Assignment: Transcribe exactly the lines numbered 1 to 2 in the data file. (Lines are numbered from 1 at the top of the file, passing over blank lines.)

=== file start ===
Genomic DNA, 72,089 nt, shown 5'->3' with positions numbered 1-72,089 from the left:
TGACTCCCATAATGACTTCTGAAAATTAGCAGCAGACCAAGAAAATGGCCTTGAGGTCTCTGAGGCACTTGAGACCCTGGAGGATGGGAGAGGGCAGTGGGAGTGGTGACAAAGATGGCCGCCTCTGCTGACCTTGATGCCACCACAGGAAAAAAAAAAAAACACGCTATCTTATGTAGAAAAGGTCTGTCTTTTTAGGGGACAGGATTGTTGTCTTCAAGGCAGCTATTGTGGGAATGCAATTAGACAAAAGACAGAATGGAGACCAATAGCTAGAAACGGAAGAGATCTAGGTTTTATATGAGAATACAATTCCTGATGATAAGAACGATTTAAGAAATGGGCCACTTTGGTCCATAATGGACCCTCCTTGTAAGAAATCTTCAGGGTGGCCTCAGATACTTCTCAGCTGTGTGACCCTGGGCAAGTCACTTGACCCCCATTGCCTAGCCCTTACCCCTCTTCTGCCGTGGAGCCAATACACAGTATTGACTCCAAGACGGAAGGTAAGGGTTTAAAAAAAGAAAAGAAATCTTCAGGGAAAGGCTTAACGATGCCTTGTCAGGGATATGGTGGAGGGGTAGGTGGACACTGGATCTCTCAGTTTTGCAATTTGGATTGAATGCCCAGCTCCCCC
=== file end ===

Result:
Genomic DNA, 72,089 nt, shown 5'->3' with positions numbered 1-72,089 from the left:
TGACTCCCATAATGACTTCTGAAAATTAGCAGCAGACCAAGAAAATGGCCTTGAGGTCTCTGAGGCACTTGAGACCCTGGAGGATGGGAGAGGGCAGTGGGAGTGGTGACAAAGATGGCCGCCTCTGCTGACCTTGATGCCACCACAGGAAAAAAAAAAAAACACGCTATCTTATGTAGAAAAGGTCTGTCTTTTTAGGGGACAGGATTGTTGTCTTCAAGGCAGCTATTGTGGGAATGCAATTAGACAAAAGACAGAATGGAGACCAATAGCTAGAAACGGAAGAGATCTAGGTTTTATATGAGAATACAATTCCTGATGATAAGAACGATTTAAGAAATGGGCCACTTTGGTCCATAATGGACCCTCCTTGTAAGAAATCTTCAGGGTGGCCTCAGATACTTCTCAGCTGTGTGACCCTGGGCAAGTCACTTGACCCCCATTGCCTAGCCCTTACCCCTCTTCTGCCGTGGAGCCAATACACAGTATTGACTCCAAGACGGAAGGTAAGGGTTTAAAAAAAGAAAAGAAATCTTCAGGGAAAGGCTTAACGATGCCTTGTCAGGGATATGGTGGAGGGGTAGGTGGACACTGGATCTCTCAGTTTTGCAATTTGGATTGAATGCCCAGCTCCCCC